Govt panel non-committal on simultaneous LS, Assembly elections
As political parties are split over moves to have simultaneous assembly and Lok Sabha polls, a Group of Ministers (GoM) led by Home Minister Rajnath Singh has decided not to take a final call on the issue for now.
“There is no consensus among political parties. Some regional parties like Akali Dal, AGP and AIADMK support it in principle while others like Congress and Trinamool are opposed to it. Many parties find the suggestion impractical,” a source in the government said.
The Rajnath Singh-headed panel also includes Law Minister DV Sadananda Gowda, External Affairs Minister Sushma Swaraj and Minister of State for Personnel and PMO Jitendra Singh.
“So far the GoM is not willing to commit on simultaneous polls. But more meetings are likely,” a source said.
In December 2015, the Standing Committee on Law and Personnel in a report tabled in parliament said the panel does not feel that simultaneous elections every five years cannot be held in the near future.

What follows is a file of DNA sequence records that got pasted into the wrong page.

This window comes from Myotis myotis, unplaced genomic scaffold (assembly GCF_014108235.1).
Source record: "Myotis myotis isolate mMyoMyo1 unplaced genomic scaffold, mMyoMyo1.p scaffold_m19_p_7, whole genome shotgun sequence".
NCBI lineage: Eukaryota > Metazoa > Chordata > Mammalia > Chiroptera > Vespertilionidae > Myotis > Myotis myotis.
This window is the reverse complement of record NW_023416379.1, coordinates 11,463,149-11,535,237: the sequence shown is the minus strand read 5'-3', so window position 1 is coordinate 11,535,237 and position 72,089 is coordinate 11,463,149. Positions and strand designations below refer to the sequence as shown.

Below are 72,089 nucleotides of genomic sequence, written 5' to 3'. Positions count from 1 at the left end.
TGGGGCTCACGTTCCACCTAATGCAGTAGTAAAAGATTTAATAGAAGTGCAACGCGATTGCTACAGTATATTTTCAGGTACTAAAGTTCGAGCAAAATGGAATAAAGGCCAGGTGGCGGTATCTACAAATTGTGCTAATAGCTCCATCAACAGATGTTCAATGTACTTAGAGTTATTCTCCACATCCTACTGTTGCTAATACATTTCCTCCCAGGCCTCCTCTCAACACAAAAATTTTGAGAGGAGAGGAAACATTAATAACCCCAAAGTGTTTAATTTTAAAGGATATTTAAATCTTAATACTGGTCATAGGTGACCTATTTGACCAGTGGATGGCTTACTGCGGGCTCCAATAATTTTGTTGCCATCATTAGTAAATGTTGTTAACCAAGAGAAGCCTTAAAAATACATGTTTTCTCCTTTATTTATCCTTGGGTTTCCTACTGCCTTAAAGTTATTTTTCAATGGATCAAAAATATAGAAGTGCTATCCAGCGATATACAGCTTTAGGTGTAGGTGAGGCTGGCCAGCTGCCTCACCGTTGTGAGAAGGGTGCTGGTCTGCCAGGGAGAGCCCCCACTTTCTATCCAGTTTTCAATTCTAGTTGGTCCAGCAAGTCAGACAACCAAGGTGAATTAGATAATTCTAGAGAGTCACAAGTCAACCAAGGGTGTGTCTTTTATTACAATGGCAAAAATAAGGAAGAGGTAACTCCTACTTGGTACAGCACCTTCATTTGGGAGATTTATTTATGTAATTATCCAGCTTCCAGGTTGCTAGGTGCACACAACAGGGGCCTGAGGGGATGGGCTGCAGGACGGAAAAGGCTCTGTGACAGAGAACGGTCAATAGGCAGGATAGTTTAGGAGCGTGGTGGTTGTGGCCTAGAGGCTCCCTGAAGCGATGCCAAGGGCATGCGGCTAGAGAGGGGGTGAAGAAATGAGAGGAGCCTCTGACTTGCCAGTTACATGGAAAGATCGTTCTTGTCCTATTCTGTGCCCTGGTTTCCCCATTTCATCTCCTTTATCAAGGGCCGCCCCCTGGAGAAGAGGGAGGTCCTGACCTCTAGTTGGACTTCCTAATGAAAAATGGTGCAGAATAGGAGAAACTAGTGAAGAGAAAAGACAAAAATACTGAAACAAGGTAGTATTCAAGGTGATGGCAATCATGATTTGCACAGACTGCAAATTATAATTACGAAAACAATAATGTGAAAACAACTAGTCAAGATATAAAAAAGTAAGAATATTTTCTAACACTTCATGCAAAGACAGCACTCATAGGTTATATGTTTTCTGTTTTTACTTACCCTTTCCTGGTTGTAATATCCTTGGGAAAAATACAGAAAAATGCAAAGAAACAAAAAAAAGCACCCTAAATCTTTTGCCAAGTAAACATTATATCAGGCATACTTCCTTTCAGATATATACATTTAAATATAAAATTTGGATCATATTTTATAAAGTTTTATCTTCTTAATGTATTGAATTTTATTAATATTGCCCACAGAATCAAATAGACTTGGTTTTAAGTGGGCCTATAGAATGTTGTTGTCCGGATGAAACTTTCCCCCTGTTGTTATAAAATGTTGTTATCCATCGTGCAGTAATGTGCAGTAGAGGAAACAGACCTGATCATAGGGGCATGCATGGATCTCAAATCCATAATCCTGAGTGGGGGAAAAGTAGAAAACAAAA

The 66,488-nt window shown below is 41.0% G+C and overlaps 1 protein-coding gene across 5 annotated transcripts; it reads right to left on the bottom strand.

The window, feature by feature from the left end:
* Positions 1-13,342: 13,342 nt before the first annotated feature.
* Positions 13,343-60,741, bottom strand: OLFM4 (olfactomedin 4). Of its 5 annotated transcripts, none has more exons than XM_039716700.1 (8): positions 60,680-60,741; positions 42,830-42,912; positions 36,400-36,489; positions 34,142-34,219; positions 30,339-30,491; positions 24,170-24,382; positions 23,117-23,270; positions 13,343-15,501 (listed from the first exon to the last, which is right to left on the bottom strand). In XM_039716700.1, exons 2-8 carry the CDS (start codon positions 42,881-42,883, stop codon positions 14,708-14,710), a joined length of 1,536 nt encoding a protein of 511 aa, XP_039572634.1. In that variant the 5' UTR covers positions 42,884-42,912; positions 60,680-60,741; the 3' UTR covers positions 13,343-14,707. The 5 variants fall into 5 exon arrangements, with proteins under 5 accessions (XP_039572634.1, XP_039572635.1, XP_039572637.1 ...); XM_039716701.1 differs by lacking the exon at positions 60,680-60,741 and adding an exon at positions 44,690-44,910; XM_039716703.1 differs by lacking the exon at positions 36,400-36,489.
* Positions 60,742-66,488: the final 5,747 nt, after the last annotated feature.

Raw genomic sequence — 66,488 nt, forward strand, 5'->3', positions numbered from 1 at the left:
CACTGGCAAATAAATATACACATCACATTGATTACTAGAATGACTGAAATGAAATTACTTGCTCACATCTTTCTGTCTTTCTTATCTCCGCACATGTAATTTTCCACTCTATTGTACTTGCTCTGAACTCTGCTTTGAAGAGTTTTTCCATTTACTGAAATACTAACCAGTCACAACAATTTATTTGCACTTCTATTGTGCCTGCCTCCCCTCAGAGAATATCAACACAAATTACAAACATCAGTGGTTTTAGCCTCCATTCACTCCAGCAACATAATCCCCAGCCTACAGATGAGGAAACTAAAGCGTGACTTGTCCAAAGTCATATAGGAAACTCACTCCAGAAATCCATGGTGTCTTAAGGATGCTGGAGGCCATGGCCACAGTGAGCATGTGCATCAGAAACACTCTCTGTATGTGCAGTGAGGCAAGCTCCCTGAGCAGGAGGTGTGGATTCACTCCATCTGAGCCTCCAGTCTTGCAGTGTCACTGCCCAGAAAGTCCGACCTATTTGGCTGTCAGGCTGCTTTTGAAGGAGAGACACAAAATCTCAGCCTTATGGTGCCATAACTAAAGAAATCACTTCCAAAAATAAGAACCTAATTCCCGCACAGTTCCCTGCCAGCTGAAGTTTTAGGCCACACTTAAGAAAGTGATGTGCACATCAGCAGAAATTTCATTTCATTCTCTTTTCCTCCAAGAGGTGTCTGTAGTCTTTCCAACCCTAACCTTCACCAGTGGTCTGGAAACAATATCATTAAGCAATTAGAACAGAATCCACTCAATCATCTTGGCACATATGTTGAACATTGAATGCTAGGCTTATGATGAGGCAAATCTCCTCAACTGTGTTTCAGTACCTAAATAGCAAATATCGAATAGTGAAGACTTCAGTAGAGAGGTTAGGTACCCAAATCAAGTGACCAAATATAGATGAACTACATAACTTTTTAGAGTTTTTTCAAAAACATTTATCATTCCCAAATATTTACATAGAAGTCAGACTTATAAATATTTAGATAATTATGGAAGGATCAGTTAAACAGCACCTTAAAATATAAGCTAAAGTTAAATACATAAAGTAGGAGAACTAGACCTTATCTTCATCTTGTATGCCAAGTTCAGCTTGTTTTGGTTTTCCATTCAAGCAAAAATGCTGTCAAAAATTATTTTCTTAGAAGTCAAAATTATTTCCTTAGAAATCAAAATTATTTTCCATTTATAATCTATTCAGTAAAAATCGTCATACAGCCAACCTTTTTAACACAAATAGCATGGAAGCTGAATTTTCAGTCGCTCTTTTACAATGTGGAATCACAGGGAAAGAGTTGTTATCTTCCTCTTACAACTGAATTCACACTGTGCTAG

The 31-member committee is headed by Congress member E.M. Sudarsana Natchiappan and also includes Sukhendu Sekhar Roy (Trinamool), Abhishek Manu Singhvi (Congress) and K.T.S. Tulsi (nominated).
Earlier this year, Prime Minister Narendra Modi said that frequent assembly elections across the country often created hurdles in taking welfare measures.
Modi’s suggestion was rejected by a section of constitutional experts who felt Modi was banking on turning likely voter support in the Lok Sabha polls in his favour in state assembly battles too.
Those who don’t favour simultaneous polls feel such a move would violate constitutional norms and encroach on the powers of states and state assemblies as Article 172(1) gives assemblies the power to hold elections every five years unless dissolved earlier.
“The Modi government is opposed to the autonomy of states. So we are against simultaneous polls,” a Trinamool Congress leader who did not want to be identified by name said. An independent study by think tank IDFC Institute of Mumbai says on an average, there was a 77 percent chance that the Indian voter will vote for the same party when elections are held simultaneously.
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